As noted previously, the Budgets of Australia’s state governments are suffering badly from a sharp drop in stamp duty receipts on housing transfers, which in 2011-12 are expected to be -20% below the levels of 2007-08 (see below chart).
In addition to lower housing prices, a key driver behind the fall in stamp duty receipts is the sharp slowing of housing turnover, which in 2011 was running some -50% below 2007 levels and around half that recorded in the early-2000s (see below chart).
Now, RP Data has released new research confirming that the rate of dwelling turnover in Australia has tanked, with home owners now staying put for nine years on average, up from an average of 7.6 years in 2000:
Since the middle of the last decade, the average hold period of homes has continually increased as affordability barriers and high exit costs result in owners holding on to their properties rather than buying new ones.
The average hold period is calculated simply as the difference between the most recent date of sale compared to the previous date of sale. When we quote this figure, we determine an average based on all of the homes sold over the past year.
Across Australia, the average hold period for a house is recorded at 9.0 years and at 7.7 years for a unit. The average hold period has continued to increase over the past year. At the same time last year the hold period was recorded at 8.5 years for houses and 7.4 years for units. The average hold period for houses and units was fairly static until late 2005 and actually declined during the 2001-04 property boom, but it has since consistently increased.
At an individual capital city level, Melbourne houses and units have had the longest average hold period over the past year at 10.4 years and 8.3 years respectively. Sydney has the second highest average hold period. Given that Sydney and Melbourne are the most populous capital cities and also two of the most expensive, it is no surprise to see that they also have the longest length of tenure. It appears that home owners are increasingly likely to keep their current properties rather than upgrade due to the significant cost.
The trend towards longer tenure is evident across each capital city market, all of which are showing an increase in the average hold period of both houses and units over the past year. As the table shows, the average hold period across each capital is much higher than it was five years ago and substantially higher than they were in 2000.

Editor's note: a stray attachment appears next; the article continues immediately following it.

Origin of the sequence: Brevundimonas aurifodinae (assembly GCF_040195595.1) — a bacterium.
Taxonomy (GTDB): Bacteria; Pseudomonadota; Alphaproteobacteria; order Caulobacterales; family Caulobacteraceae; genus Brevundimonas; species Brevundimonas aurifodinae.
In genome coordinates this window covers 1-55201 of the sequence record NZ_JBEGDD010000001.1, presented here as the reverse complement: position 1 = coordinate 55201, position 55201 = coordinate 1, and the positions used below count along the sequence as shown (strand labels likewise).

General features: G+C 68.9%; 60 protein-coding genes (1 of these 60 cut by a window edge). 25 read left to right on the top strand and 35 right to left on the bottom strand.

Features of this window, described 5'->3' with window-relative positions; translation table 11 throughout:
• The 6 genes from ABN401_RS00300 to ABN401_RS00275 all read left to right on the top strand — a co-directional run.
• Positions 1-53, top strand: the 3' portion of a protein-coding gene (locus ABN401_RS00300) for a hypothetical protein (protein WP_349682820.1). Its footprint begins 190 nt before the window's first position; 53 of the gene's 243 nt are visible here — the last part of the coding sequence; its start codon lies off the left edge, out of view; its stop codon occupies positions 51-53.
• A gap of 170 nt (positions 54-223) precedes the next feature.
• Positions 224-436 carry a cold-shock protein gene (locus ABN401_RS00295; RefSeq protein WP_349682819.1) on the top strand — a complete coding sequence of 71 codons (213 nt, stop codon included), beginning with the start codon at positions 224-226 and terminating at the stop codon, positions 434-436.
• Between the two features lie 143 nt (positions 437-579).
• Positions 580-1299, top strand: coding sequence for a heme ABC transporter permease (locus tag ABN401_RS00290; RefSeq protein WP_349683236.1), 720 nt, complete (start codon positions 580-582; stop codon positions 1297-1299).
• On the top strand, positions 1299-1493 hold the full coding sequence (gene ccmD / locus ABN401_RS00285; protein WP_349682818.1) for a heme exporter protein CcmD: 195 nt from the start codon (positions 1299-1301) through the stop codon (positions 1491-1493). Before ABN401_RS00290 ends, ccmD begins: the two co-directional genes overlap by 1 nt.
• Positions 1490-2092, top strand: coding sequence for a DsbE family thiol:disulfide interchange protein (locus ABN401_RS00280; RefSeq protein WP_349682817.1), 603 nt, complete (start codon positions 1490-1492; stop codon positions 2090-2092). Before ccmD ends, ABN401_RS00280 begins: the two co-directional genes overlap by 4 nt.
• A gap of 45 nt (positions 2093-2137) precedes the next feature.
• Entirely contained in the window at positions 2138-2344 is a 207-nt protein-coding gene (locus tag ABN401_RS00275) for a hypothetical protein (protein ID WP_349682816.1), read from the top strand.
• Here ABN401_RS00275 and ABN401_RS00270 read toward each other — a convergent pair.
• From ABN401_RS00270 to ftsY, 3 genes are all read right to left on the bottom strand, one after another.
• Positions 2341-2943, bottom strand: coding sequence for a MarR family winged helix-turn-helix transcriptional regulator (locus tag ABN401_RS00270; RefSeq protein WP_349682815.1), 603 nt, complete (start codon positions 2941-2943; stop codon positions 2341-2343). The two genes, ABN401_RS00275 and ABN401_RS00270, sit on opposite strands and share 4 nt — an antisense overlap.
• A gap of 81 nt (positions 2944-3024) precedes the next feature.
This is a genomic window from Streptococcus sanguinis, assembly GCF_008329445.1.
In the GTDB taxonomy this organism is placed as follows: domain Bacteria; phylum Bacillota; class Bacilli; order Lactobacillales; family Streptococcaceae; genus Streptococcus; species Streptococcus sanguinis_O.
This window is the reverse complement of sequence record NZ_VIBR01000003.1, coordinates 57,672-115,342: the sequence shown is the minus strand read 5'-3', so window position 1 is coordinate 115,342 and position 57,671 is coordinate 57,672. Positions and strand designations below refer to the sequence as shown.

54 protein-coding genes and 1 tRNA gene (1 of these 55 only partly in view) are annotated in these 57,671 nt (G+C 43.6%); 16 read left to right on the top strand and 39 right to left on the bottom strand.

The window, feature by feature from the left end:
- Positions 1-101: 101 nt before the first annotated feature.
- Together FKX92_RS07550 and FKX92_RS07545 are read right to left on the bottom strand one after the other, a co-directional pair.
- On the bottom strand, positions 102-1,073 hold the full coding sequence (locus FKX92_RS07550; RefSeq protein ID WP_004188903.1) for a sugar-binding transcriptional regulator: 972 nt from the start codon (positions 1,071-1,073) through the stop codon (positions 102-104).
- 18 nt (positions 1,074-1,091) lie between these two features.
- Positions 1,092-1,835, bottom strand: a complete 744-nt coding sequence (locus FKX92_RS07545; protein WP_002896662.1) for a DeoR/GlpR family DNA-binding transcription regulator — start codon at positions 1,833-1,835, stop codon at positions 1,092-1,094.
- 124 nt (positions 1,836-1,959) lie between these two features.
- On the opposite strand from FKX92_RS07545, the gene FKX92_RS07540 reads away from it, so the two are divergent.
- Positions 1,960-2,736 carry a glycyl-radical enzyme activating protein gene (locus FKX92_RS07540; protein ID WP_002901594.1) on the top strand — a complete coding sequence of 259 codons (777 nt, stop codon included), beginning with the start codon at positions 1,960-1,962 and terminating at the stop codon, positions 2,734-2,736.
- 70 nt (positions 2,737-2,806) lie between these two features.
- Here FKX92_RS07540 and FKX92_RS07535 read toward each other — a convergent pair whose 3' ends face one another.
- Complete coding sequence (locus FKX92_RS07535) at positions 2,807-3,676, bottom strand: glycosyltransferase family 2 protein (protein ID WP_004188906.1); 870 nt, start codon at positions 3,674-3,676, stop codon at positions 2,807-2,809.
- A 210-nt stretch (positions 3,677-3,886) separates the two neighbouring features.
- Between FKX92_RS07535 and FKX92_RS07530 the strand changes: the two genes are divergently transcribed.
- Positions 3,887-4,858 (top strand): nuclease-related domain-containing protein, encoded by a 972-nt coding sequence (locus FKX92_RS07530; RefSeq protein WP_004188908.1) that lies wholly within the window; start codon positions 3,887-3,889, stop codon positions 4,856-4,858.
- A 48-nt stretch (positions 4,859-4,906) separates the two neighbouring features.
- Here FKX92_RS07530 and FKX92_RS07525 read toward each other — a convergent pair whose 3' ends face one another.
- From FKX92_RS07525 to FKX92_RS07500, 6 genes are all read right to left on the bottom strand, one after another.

The fact that housing turnover is falling is a worrying development for the housing market, as it suggests that it will takelonger to clear the huge backlog of homes currently for sale which, according to RP Data, is running some 50% above ‘normal’ levels:
The situation appears particularly dire in Melbourne, where the holding period is the highest in the nation and, according to SQM Research, there has been a huge increase in the number of homes for sale:
According to RP Data’s Cameron Kusher, the longer holding periods are likely to adversely affect those areas of the economy reliant on housing turnover, but positively impact the home renovation market:
The fact that the average hold period has been increasing as homes got more expensive and the rate of capital gain slowed along with the ongoing decline in sales activity has ramifications for the market and its participants such as:
- There is less stamp duty collected by local and state governments because of fewer sales transactions.
- There is less commission available for real estate agents and mortgage brokers.
- There is less new business for financial institutions; as a result they have to compete more heavily in the refinance space.
- Many families are likely to be living in homes which don’t appropriately meet their needs.
- The data suggests that, instead of moving, people are looking to renovate their current homes.
Kusher also believes that holding periods are likely to increase in the future:
We anticipate that the average hold period will continue to increase over the coming years as private sector demand for credit growth remains below historic levels, sales volumes remain below their peaks and affordability barriers mean that people choose to upgrade their current home rather than upgrade to a new one.
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